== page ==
The Four Market Models

```The Four Market Models
How do businesses decide what price to
charge and how much to produce?
It depends on the character of its industry.
Classroom Concerns
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Attendance Issues* 15 Limit
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Assignment Completion
Four Market Models
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Pure Competition
Pure Monopoly
Monopolistic Competition
Oligopoly
They differ in the # of firms in the industry,
whether those firms produce a standard
product, how difficult it is to enter the industry.
Characteristics of Pure Competition
• Large Number of Firms competing (shares on
the stock market, farm products)
• Standardized Products (consumers are
indifferent if price is the same)
• Price-Takers (at the mercy of the market price,
they make up a fraction of total production)
• Free Entry and Exit from Industry (no
significant legal, tech, or financial obstacles)
Demand for a Purely Competitive Firm
• Perfectly Elastic Demand: The firm is a pricetaker, therefore, Marginal Revenue = Demand.
• It cannot obtain a higher price by restricting
output and it does not need to lower its price
to sell more, it just has to produce it.
• Figure 9-1 (217) shows the D, MR, and TR for a
perfectly elastic firm. (This is not for the whole
industry).
Average, Total, and Marginal Revenue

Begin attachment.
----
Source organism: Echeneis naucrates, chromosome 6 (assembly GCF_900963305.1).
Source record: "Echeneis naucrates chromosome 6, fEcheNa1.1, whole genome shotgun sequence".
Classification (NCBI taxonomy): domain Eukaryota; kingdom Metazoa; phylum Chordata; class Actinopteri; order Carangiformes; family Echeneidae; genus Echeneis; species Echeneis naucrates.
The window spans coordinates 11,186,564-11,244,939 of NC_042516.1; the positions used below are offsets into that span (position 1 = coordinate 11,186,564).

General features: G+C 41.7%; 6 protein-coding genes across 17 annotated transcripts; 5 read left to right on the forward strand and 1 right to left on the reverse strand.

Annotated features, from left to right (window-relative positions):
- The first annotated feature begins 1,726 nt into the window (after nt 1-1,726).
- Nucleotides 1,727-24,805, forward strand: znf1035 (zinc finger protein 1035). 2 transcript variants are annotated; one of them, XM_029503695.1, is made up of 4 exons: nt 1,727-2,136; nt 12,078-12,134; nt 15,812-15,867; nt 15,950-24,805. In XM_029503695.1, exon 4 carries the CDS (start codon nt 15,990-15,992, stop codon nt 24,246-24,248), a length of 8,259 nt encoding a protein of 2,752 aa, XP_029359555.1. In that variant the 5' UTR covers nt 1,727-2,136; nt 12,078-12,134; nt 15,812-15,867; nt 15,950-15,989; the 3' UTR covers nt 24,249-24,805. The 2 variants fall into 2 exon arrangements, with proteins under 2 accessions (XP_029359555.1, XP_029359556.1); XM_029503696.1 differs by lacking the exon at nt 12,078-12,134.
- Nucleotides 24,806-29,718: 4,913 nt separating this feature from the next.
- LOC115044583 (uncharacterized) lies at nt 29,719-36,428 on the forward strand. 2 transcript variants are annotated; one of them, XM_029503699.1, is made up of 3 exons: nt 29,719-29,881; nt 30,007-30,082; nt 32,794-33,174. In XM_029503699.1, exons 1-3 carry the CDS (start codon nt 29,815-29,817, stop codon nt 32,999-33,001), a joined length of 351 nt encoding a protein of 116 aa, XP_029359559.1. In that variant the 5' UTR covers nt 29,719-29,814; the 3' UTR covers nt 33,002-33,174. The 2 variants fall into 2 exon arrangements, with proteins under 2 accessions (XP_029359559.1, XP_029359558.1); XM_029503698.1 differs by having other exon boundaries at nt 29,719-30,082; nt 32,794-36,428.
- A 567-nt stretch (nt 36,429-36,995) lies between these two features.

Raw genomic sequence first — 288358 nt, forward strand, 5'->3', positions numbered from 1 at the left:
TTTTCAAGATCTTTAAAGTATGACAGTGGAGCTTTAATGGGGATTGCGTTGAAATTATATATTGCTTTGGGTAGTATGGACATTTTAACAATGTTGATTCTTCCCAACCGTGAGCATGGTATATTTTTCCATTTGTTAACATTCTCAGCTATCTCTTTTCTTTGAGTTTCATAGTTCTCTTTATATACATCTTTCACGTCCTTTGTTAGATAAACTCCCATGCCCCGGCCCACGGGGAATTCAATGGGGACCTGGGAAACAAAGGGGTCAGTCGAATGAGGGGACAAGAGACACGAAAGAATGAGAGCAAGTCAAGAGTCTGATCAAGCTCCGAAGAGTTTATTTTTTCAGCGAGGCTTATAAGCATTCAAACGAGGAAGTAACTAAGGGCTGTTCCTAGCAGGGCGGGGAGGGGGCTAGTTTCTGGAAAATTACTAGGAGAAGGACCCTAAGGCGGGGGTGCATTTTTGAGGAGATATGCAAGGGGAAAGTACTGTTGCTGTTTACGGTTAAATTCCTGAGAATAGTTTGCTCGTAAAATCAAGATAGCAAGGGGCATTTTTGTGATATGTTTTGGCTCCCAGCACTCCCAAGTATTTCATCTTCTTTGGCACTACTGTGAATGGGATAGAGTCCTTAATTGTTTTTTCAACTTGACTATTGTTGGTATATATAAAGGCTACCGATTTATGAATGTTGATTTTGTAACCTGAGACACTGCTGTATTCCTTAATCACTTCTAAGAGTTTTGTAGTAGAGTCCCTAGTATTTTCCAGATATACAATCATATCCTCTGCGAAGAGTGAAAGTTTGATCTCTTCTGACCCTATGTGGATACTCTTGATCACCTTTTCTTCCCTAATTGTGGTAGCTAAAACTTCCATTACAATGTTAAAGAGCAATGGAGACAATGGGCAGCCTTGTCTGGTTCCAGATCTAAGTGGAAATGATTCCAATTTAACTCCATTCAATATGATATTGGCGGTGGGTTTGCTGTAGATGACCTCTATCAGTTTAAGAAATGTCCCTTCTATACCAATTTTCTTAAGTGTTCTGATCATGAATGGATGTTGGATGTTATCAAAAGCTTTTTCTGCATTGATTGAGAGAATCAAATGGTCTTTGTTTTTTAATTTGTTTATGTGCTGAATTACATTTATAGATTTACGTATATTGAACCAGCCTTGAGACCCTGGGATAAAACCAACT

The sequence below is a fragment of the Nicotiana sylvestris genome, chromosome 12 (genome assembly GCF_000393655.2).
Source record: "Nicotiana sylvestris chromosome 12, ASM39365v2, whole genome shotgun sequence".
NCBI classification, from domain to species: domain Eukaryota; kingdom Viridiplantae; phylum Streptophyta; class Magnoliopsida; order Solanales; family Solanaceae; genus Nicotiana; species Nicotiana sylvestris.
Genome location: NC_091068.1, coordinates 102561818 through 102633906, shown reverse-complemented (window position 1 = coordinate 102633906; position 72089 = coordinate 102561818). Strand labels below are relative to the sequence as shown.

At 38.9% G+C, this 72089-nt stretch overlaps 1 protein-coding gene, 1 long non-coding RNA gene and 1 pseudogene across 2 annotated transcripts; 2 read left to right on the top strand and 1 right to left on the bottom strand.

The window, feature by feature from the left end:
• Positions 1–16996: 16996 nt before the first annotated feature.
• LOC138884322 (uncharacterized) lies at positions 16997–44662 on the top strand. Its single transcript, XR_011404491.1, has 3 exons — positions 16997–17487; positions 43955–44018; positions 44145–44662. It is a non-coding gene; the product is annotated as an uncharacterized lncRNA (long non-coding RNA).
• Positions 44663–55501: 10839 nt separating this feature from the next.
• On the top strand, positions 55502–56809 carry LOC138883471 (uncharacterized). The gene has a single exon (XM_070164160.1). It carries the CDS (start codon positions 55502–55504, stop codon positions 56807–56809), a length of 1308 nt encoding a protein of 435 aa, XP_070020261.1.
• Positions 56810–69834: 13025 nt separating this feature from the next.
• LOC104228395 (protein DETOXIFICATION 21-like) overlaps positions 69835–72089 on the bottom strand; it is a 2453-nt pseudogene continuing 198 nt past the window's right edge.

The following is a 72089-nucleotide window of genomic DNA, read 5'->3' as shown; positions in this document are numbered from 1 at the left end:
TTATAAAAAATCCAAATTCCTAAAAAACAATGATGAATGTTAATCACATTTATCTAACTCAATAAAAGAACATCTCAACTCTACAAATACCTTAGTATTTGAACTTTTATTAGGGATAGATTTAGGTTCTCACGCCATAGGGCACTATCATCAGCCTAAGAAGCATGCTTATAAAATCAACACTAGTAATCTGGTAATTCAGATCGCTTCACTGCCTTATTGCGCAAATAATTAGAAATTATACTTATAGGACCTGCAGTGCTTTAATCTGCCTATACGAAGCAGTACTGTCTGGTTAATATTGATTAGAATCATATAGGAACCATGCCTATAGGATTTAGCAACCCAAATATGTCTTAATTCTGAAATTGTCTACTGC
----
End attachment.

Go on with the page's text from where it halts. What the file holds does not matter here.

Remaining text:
• Average Revenue: TR / Quantity Sold
• Total Revenue: Total dollars received from the
quantity sold
• Marginal Revenue: Change in total revenue
Test Question (Key Question # 3, Page 243)
Profit Maximization in Short-Run
• Since the Purely Competitive firm is a pricetaker, it can only adjust output to increase
profit.
• In the short-run, only variable resources can
• To find the profit maximizing point, we must
compare TR and TC, or MR and MC.
Profit Maximization (TR-TC)
• The firm’s profit is maximized where Total
Revenue (TR) exceeds Total Cost (TC) by the
maximum amount.
• In Figure 9-2 (220) this is displayed in two
ways. One is utilizing both TR and TC curves
(note the two Break-Even Points). The other is
utilizing a total economic profit curve.
Profit Maximization (MR=MC)
• The firm can also compare Marginal Revenue
and Marginal Cost to maximize profit.
• The firm will keep producing more units until
Marginal Revenue is equal to Marginal Cost.
• For a purely competitive firm, Price = Marginal
Revenue, so P = MC for profit maximization.
• You cannot produce a fraction of a product.
Calculating Profit
• In Table 9-4 (222) Marginal Cost is still less
than Marginal Revenue at the 9th unit of
output. So that is where we stop producing.
• Total Cost = (ATC x 9)
• Total Revenue = (MR x 9)
• Profit = TR – TC
• Therefore: Profit = (\$1179 - \$880) or \$299
Key Graph 9-3 Quick Quiz
Minimizing Losses
• If a firm is losing money, it should still produce
as long as it is cheaper than them paying the
fixed costs with 0 production.
• If MR exceeds Marginal Cost at a higher unit of
output, it should keep producing, but at a
smaller loss… As long as MR > Minimum AVC.
• If production adds more to revenue than it
does to cost, the firm is saving money.
Perfect Competition Handout
• Allocative Efficiency and Perfect Competition
• Complete the reading and the associated
questions.
• Be sure to pay attention to the supplementary
graphs.
• Hand-in the associated questions tomorrow.
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